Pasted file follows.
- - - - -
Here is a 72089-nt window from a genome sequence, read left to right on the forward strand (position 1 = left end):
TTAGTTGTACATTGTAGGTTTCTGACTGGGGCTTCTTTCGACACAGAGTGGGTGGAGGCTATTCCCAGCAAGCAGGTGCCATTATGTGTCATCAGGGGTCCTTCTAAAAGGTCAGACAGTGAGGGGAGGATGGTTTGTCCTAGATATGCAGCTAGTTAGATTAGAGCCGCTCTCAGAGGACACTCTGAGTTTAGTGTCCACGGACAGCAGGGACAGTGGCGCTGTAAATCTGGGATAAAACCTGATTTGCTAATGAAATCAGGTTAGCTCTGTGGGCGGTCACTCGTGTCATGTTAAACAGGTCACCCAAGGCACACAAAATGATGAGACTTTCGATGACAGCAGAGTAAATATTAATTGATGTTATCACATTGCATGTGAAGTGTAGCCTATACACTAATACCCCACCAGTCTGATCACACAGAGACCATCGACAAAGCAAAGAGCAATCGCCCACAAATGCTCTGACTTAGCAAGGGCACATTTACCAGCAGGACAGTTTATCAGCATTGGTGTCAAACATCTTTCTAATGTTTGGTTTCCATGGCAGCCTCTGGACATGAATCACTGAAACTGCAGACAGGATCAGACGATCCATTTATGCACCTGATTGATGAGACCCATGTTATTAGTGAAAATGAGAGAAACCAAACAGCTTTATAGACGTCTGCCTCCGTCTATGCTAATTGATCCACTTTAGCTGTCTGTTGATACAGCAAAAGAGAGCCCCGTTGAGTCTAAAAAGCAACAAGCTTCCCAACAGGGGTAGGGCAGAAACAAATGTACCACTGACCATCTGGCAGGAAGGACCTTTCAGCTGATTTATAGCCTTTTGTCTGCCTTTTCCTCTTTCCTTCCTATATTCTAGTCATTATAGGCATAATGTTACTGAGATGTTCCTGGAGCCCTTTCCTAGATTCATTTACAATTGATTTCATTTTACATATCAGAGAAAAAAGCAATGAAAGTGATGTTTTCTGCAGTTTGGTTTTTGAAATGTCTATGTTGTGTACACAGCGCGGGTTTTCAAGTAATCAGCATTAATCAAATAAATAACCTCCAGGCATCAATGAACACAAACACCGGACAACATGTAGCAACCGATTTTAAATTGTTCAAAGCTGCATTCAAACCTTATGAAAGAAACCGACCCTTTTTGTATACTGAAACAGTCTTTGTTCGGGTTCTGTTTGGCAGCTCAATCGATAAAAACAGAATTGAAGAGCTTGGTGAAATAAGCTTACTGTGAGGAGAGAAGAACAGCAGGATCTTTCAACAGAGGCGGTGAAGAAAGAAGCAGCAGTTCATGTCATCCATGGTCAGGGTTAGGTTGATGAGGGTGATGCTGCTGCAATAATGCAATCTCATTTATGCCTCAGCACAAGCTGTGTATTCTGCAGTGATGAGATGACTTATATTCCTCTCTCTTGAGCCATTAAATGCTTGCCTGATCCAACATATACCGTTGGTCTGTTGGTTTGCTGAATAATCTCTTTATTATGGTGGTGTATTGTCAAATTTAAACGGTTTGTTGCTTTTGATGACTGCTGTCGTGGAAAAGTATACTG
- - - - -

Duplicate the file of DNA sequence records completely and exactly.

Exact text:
Here is a 72089-nt window from a genome sequence, read left to right on the forward strand (position 1 = left end):
TTAGTTGTACATTGTAGGTTTCTGACTGGGGCTTCTTTCGACACAGAGTGGGTGGAGGCTATTCCCAGCAAGCAGGTGCCATTATGTGTCATCAGGGGTCCTTCTAAAAGGTCAGACAGTGAGGGGAGGATGGTTTGTCCTAGATATGCAGCTAGTTAGATTAGAGCCGCTCTCAGAGGACACTCTGAGTTTAGTGTCCACGGACAGCAGGGACAGTGGCGCTGTAAATCTGGGATAAAACCTGATTTGCTAATGAAATCAGGTTAGCTCTGTGGGCGGTCACTCGTGTCATGTTAAACAGGTCACCCAAGGCACACAAAATGATGAGACTTTCGATGACAGCAGAGTAAATATTAATTGATGTTATCACATTGCATGTGAAGTGTAGCCTATACACTAATACCCCACCAGTCTGATCACACAGAGACCATCGACAAAGCAAAGAGCAATCGCCCACAAATGCTCTGACTTAGCAAGGGCACATTTACCAGCAGGACAGTTTATCAGCATTGGTGTCAAACATCTTTCTAATGTTTGGTTTCCATGGCAGCCTCTGGACATGAATCACTGAAACTGCAGACAGGATCAGACGATCCATTTATGCACCTGATTGATGAGACCCATGTTATTAGTGAAAATGAGAGAAACCAAACAGCTTTATAGACGTCTGCCTCCGTCTATGCTAATTGATCCACTTTAGCTGTCTGTTGATACAGCAAAAGAGAGCCCCGTTGAGTCTAAAAAGCAACAAGCTTCCCAACAGGGGTAGGGCAGAAACAAATGTACCACTGACCATCTGGCAGGAAGGACCTTTCAGCTGATTTATAGCCTTTTGTCTGCCTTTTCCTCTTTCCTTCCTATATTCTAGTCATTATAGGCATAATGTTACTGAGATGTTCCTGGAGCCCTTTCCTAGATTCATTTACAATTGATTTCATTTTACATATCAGAGAAAAAAGCAATGAAAGTGATGTTTTCTGCAGTTTGGTTTTTGAAATGTCTATGTTGTGTACACAGCGCGGGTTTTCAAGTAATCAGCATTAATCAAATAAATAACCTCCAGGCATCAATGAACACAAACACCGGACAACATGTAGCAACCGATTTTAAATTGTTCAAAGCTGCATTCAAACCTTATGAAAGAAACCGACCCTTTTTGTATACTGAAACAGTCTTTGTTCGGGTTCTGTTTGGCAGCTCAATCGATAAAAACAGAATTGAAGAGCTTGGTGAAATAAGCTTACTGTGAGGAGAGAAGAACAGCAGGATCTTTCAACAGAGGCGGTGAAGAAAGAAGCAGCAGTTCATGTCATCCATGGTCAGGGTTAGGTTGATGAGGGTGATGCTGCTGCAATAATGCAATCTCATTTATGCCTCAGCACAAGCTGTGTATTCTGCAGTGATGAGATGACTTATATTCCTCTCTCTTGAGCCATTAAATGCTTGCCTGATCCAACATATACCGTTGGTCTGTTGGTTTGCTGAATAATCTCTTTATTATGGTGGTGTATTGTCAAATTTAAACGGTTTGTTGCTTTTGATGACTGCTGTCGTGGAAAAGTATACTG